The Booker campaign filed a petition with a local judge, as voters crowded the locked doors of the Expo Center and pounded on the glass windows. Eventually, a judge ruled that the doors could be reopened and voters who had been caught in traffic could vote. The center began breaking down its voting equipment roughly an hour later.

The state’s second-largest city, Lexington, was plagued by waits of up to two hours at the University of Kentucky’s football stadium. In-person turnout exceeded the predictions of local election officials, and the check-in process at the stadium had created a bottleneck that lead to the longer lines.

By early afternoon, though, county officials added more check-in options and the lines shrunk considerably. But the mass consolidation of polling places concerned some activists about the potential for a similar setup in November.

Luis Ferré-Sadurní and Nick Corasaniti contributed reporting.

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Trump Faces a Decision on Whether to Keep Fighting DACA, but Not on Attacking the Courts

WASHINGTON — The Supreme Court protected young immigrants from immediate deportation on Thursday, but the decision ensured that their long-term fate would remain at the center of a divisive political clash as President Trump fights for another term in the final months of the 2020 election.

The court’s opinion, written by Chief Justice John G. Roberts Jr., was a victory for so-called Dreamers, the young immigrants who face deportation and the loss of work permits if the program known as Deferred Action for Childhood Arrivals, or DACA, is terminated. But the court did not say that Mr. Trump could not end it, only that he did not follow the proper rules and procedures in trying to do so.

The president and his hard-line immigration advisers like Stephen Miller must now decide whether to give up or try again — an effort that would almost certainly extend beyond the election in the fall. But in a series of posts on Twitter, Mr. Trump hinted that he intended to make good on his promise in 2016 to eliminate the program, which he has called an illegal use of executive authority by President Barack Obama.

“Now we have to start this process all over again,” Mr. Trump wrote, calling the court’s opinion “a highly political one, and seemingly not based on the law.”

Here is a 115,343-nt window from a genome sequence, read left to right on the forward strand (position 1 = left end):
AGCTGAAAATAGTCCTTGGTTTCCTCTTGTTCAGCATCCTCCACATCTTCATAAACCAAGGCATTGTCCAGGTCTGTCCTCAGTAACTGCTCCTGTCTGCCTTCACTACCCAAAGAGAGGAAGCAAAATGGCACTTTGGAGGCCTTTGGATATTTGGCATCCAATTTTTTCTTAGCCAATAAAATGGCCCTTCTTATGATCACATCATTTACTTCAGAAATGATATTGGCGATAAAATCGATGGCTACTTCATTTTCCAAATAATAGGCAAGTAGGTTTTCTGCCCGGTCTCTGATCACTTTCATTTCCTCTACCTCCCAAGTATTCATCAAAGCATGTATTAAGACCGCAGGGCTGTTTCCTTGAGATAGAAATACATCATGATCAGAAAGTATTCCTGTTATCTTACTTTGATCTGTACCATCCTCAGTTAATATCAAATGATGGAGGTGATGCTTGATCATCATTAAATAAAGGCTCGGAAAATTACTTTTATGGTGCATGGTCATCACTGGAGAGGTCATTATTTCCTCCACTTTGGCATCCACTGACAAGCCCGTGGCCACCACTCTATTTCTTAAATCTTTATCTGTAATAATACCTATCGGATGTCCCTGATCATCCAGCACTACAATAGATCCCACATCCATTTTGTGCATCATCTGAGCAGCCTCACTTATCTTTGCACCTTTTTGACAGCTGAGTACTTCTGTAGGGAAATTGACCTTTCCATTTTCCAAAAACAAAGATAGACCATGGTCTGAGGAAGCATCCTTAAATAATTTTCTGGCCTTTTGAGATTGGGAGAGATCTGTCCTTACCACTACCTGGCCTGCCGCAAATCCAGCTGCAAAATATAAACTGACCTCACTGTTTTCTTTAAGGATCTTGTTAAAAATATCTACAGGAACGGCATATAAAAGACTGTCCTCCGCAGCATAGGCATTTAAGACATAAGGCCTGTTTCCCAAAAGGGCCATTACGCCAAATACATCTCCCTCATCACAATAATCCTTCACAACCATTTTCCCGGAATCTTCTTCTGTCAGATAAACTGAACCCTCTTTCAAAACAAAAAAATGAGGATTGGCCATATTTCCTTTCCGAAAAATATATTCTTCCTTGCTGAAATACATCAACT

For Mr. Trump, no issue is more fraught. Few things would fire up his base more than renewing his plan to deport hundreds of thousands of undocumented immigrants just months before the election. Failing to deliver on that pledge risks alienating his most fervent supporters on the issue that powered his victory to the White House.

Chad F. Wolf, the acting secretary of the Department of Homeland Security, insisted on Thursday that that would not happen.

“The DACA program was created out of thin air and implemented illegally,” he said. “The American people deserve to have the nation’s laws faithfully executed as written by their representatives in Congress — not based on the arbitrary decisions of a past administration. This ruling usurps the clear authority of the executive branch to end unlawful programs.”

But the Dreamers are not the gang members he so often claims are part of caravans from Central America arriving at the southwestern border. Most are respected members of society who are in many ways indistinguishable from the American citizens with whom they attended elementary, middle and high school.

And pushing for an end to DACA could alienate swing voters who are critical to Mr. Trump’s hopes for a second term and for moderate Republicans who are crucial to the party’s effort to maintain control of the Senate. Public polls show overwhelming support for the young immigrants, even among Republican voters.

“Is the president going to make the closing argument for his election an effort to strip away DACA and start large scale deportation for the Dreamers?” Todd Schulte, the president of Fwd.us, a business group that advocates on behalf of immigrants, asked Thursday after the ruling. “That is a political loser.”